The Housing Authority of Winston-Salem, or HAWS, saw improvements in its federal review but officials cautioned improvement was still needed in a board meeting Tuesday.

"The good news is we did better than we did last time," Kevin Cheshire, executive director of HAWS, said to the Board of Commissioners. "The bad news is it's still not good."

The Department of Housing and Urban Development reviews local housing authorities for its Public Housing Assessment System Score Report. HAWS received a 79 in 2022, up from its score of 72 in 2018, Cheshire said.

The review is the most important assessment of local housing authorities, Cheshire said. The review assesses a housing authority's property, financials and operations. 

The physical review and occupancy rates affected the score the most. Cheshire said staff were unable to enter units regularly during the pandemic. This prevented staff from assessing the conditions of units.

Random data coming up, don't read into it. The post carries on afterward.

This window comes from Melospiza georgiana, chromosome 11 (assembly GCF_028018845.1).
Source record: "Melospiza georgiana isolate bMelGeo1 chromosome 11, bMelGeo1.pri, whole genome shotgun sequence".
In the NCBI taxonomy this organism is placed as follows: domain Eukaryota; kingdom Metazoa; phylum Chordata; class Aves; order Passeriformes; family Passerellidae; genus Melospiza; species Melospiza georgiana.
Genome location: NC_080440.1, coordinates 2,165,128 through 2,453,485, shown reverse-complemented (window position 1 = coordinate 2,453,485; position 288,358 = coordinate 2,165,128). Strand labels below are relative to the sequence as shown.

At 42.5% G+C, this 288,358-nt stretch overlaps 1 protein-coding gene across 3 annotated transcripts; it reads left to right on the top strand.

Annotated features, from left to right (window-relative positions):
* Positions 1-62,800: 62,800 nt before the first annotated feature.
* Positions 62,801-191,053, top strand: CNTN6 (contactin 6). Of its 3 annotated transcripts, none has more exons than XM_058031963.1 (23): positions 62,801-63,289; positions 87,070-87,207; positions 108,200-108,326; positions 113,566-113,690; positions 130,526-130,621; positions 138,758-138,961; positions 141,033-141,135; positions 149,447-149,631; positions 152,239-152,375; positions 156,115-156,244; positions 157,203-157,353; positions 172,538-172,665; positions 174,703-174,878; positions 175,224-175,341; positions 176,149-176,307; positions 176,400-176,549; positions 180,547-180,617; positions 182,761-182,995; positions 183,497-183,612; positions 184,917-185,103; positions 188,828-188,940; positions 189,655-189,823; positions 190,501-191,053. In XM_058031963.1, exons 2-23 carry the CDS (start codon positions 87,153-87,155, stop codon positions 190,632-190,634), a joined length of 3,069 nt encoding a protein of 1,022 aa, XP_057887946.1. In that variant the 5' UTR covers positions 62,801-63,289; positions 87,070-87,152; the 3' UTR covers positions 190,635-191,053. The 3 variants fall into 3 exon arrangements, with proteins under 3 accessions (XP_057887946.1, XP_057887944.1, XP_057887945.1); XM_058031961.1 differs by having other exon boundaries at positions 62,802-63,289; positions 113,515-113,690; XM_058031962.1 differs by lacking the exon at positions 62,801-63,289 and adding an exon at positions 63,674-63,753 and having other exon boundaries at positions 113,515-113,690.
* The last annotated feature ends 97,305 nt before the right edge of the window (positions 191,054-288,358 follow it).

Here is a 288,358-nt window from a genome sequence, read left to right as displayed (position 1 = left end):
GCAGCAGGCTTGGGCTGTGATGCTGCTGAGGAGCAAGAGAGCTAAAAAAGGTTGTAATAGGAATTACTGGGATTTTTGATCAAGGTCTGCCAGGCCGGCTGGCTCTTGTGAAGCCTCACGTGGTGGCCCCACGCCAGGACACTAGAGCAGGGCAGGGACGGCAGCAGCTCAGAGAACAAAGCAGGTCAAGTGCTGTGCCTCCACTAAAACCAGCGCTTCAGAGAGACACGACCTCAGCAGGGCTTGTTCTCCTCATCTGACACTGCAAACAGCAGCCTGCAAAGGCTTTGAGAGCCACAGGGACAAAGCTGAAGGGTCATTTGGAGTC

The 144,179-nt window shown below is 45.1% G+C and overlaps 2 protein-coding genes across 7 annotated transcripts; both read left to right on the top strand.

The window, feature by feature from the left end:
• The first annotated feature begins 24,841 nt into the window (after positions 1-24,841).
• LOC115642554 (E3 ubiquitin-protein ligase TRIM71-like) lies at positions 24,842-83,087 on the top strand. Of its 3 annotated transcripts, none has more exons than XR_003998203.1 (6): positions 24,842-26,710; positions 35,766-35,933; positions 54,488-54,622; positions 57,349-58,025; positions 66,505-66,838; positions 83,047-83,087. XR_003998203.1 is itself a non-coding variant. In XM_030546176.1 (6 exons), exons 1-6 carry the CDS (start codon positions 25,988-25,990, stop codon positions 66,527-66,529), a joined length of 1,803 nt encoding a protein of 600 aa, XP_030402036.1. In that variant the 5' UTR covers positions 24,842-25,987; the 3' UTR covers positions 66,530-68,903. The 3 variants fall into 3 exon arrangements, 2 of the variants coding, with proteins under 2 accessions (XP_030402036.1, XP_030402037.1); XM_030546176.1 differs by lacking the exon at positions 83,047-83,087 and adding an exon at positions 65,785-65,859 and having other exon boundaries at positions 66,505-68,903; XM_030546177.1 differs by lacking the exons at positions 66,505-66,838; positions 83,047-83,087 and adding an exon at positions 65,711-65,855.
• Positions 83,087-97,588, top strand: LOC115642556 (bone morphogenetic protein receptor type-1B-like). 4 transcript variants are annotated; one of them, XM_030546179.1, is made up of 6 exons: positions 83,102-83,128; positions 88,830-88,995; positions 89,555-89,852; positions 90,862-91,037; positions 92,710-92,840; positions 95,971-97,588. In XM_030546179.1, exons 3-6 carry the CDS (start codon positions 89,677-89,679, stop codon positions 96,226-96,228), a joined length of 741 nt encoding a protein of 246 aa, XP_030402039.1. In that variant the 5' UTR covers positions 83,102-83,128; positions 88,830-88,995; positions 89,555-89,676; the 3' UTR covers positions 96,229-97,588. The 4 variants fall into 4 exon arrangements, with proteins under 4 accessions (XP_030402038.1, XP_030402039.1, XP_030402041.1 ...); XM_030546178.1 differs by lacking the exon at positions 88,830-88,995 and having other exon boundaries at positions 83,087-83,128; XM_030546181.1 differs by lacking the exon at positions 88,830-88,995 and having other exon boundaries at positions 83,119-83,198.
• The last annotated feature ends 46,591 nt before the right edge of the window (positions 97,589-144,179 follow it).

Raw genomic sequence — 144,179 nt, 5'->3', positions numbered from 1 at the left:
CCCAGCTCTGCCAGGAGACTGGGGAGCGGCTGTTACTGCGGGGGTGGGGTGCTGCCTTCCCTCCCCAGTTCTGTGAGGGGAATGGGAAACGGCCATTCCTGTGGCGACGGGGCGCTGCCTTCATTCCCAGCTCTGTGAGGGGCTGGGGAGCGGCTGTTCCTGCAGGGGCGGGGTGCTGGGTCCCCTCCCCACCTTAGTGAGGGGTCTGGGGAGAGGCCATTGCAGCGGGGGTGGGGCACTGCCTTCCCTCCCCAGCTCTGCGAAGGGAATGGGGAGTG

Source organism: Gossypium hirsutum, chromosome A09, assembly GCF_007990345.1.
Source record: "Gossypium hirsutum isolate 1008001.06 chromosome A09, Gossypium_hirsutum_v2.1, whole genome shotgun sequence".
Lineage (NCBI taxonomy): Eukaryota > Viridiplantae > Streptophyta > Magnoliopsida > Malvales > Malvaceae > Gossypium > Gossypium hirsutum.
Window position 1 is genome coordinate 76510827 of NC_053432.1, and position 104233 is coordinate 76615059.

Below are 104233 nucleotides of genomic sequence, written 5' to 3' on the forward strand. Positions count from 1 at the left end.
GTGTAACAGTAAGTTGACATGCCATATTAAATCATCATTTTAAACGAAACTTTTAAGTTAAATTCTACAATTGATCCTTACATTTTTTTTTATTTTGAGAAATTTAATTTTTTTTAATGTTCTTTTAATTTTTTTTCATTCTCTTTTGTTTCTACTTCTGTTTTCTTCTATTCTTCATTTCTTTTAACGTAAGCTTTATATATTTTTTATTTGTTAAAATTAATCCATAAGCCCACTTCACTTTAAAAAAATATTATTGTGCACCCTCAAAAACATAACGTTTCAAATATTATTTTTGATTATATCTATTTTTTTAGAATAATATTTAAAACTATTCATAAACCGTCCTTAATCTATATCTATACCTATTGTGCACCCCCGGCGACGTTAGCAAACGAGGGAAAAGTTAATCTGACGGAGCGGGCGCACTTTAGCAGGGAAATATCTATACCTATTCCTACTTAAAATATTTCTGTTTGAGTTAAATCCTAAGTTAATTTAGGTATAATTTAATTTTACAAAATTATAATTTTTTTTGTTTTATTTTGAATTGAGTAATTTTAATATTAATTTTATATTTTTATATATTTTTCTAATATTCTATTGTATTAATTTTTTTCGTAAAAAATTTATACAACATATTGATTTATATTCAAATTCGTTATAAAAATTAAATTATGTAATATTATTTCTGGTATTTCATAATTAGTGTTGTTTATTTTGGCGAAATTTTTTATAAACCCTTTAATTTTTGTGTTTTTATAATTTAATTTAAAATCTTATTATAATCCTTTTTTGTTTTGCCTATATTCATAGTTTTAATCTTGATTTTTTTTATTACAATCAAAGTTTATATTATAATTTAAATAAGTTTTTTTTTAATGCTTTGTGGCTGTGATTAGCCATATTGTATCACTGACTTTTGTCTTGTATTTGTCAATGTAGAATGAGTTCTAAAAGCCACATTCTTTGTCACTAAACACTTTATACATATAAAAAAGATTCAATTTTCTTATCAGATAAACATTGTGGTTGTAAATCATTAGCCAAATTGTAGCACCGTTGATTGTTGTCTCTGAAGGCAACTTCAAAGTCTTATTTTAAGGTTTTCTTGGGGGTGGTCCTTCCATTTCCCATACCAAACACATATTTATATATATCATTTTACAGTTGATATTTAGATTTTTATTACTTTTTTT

Cheshire said HAWS would need to invest significant funds to improve its physical review scores. HAWS will also need to improve the speed of vacancy turnover, he said.

Despite these challenges, the latest score was a step in the right direction, said Board of Commissioners Chairman Andrew Perkins.

Cheshire said the score showed improvement, but there was still a ways to go.

"We need to be at a 90," Cheshire said. "That's when you are a high performer."

Scores below 90 but above 60 are given to standard performers, according to the National Low Income Housing Coalition. A score below 60 will classify a local housing authority as a substandard performer. A score less than 60 is classified as troubled.

Physical scores of any local housing authority's project determine how frequently there is a physical inspection. Projects with a 90 or more receive reviews every three years.

Projects with a score of at least 80 receive physical inspections every two years, according to the National Low Income Housing Coalition. Less than 80 means a project is subject to annual inspections.

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